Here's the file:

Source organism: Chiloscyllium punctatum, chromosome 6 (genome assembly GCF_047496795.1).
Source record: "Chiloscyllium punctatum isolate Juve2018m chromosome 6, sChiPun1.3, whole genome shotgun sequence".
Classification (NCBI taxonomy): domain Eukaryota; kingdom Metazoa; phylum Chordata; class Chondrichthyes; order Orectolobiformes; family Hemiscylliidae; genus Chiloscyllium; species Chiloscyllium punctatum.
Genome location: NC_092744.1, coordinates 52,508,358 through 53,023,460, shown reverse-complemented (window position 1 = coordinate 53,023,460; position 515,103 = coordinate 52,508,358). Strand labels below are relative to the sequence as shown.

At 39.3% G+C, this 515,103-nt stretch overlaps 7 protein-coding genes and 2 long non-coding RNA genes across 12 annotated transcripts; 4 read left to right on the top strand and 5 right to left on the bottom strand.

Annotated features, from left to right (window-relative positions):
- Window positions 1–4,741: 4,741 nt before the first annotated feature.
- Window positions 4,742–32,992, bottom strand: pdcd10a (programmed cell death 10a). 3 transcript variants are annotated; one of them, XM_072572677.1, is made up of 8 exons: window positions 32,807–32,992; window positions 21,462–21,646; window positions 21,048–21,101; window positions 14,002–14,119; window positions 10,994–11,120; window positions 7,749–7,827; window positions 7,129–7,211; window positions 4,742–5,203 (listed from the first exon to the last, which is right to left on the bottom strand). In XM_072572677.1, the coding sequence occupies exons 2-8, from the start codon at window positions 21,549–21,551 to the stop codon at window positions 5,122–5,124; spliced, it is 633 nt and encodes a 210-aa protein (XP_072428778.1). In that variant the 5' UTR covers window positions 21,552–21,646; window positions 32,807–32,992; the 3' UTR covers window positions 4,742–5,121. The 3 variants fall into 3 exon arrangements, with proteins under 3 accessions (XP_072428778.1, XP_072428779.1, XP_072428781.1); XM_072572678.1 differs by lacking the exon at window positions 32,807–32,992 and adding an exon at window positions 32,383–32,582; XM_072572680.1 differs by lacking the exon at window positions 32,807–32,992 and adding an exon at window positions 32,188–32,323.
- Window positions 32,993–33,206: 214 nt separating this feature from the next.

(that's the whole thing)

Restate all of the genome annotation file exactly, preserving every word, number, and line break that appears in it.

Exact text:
Source organism: Chiloscyllium punctatum, chromosome 6 (genome assembly GCF_047496795.1).
Source record: "Chiloscyllium punctatum isolate Juve2018m chromosome 6, sChiPun1.3, whole genome shotgun sequence".
Classification (NCBI taxonomy): domain Eukaryota; kingdom Metazoa; phylum Chordata; class Chondrichthyes; order Orectolobiformes; family Hemiscylliidae; genus Chiloscyllium; species Chiloscyllium punctatum.
Genome location: NC_092744.1, coordinates 52,508,358 through 53,023,460, shown reverse-complemented (window position 1 = coordinate 53,023,460; position 515,103 = coordinate 52,508,358). Strand labels below are relative to the sequence as shown.

At 39.3% G+C, this 515,103-nt stretch overlaps 7 protein-coding genes and 2 long non-coding RNA genes across 12 annotated transcripts; 4 read left to right on the top strand and 5 right to left on the bottom strand.

Annotated features, from left to right (window-relative positions):
- Window positions 1–4,741: 4,741 nt before the first annotated feature.
- Window positions 4,742–32,992, bottom strand: pdcd10a (programmed cell death 10a). 3 transcript variants are annotated; one of them, XM_072572677.1, is made up of 8 exons: window positions 32,807–32,992; window positions 21,462–21,646; window positions 21,048–21,101; window positions 14,002–14,119; window positions 10,994–11,120; window positions 7,749–7,827; window positions 7,129–7,211; window positions 4,742–5,203 (listed from the first exon to the last, which is right to left on the bottom strand). In XM_072572677.1, the coding sequence occupies exons 2-8, from the start codon at window positions 21,549–21,551 to the stop codon at window positions 5,122–5,124; spliced, it is 633 nt and encodes a 210-aa protein (XP_072428778.1). In that variant the 5' UTR covers window positions 21,552–21,646; window positions 32,807–32,992; the 3' UTR covers window positions 4,742–5,121. The 3 variants fall into 3 exon arrangements, with proteins under 3 accessions (XP_072428778.1, XP_072428779.1, XP_072428781.1); XM_072572678.1 differs by lacking the exon at window positions 32,807–32,992 and adding an exon at window positions 32,383–32,582; XM_072572680.1 differs by lacking the exon at window positions 32,807–32,992 and adding an exon at window positions 32,188–32,323.
- Window positions 32,993–33,206: 214 nt separating this feature from the next.